Dropping food and having difficulty picking it up is a sign to watch for as it can mean that pets might have dental pain. Approaching the food bowl but then not eating can also be a sign that something is wrong. Other signs to keep an eye out for include, pawing at the mouth, crying or becoming aggressive when the mouth is touched, and excessive or bloodied drooling.

Don’t use other pets’ mouth as benchmarks for comparison; Even if other pets’ mouths look similar it doesn’t mean that they’re not all without disease.

Good dental health is as important to our pets as ours is to us

Pet dentistry is performed to treat disease, and the treatment is focussed on relieving pain and infection.  It is therefore not an elective or cosmetic procedure. Extraction of fractured teeth is done to remove pain from broken teeth and exposure of the living part of the tooth. Scaling and polishing is performed to treat gingivitis and to resolve inflammation. All dental procedures are performed to treat disease.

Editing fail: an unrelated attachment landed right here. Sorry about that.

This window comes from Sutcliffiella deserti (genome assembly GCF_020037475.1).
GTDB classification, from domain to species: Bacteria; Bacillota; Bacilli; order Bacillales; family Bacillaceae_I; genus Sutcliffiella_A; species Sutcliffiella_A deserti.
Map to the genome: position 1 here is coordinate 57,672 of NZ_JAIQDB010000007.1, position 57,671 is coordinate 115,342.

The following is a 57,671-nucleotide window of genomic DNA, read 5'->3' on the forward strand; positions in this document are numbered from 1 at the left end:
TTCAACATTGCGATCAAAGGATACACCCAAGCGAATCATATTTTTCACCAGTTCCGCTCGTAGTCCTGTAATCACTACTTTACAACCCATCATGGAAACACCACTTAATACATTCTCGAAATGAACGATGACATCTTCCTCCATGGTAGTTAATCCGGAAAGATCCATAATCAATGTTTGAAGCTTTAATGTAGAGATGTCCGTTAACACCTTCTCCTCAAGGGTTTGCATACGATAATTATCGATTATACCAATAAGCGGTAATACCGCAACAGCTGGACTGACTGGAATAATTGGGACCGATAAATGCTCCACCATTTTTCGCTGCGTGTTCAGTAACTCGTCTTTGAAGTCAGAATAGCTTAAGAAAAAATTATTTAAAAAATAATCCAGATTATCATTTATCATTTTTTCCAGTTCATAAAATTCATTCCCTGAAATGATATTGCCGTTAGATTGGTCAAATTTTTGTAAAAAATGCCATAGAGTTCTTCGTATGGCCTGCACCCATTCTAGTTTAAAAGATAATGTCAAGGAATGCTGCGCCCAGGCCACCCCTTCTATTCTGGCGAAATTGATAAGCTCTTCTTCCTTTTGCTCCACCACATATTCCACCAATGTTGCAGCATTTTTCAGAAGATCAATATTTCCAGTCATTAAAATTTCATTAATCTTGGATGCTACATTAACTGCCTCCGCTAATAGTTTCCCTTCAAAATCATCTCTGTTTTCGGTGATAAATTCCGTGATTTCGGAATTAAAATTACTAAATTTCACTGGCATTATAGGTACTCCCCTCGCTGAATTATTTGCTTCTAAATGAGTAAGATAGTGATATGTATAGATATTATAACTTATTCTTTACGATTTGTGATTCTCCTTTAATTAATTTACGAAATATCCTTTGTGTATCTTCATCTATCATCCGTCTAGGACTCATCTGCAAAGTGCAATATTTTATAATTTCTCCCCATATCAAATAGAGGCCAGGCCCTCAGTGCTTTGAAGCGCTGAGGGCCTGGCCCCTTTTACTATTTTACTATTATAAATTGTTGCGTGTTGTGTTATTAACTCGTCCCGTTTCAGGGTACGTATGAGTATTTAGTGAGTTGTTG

Something that is uncomfortable or painful for us will also be uncomfortable for our pets.  Their teeth have similar nerves to ours and those of us that have experienced dental pain will appreciate the significance of it. Bad tooth ache can be very debilitating and it’s no different for our dogs and cats.

Prevention is always better than cure

The best way to prevent gum disease in dogs and cats is to brush their teeth. Daily brushing is best, but it should be done at least three each week as a minimum.  There are products such as chews and water additives that can help maintain gum health, but use only those recommended by your vet. Whilst they may help, they’re not a substitute for brushing.

Brushing pets’ teeth can be a little daunting for the inexperienced, especially when trying to brush cats’ teeth. Ask your vet to demonstrate how it’s done, and remember only to use toothpaste designed for dogs and cats. Never use human toothpaste on animals.

It is essential that pets have regular dental check-ups so that vets can check for signs of issues that pet owners may overlook. Get advice from your vet about things to watch for and ask them to point out any signs of problems in your pet’s mouth so that you’ll be able to recognise them if they occur again in future.

If you don’t brush your pet’s teeth regularly and they’ve not been checked recently by a vet, then you should contact your vet to arrange an appointment. Just because there are no obvious signs, it doesn’t necessarily mean that your pet is free from dental disease.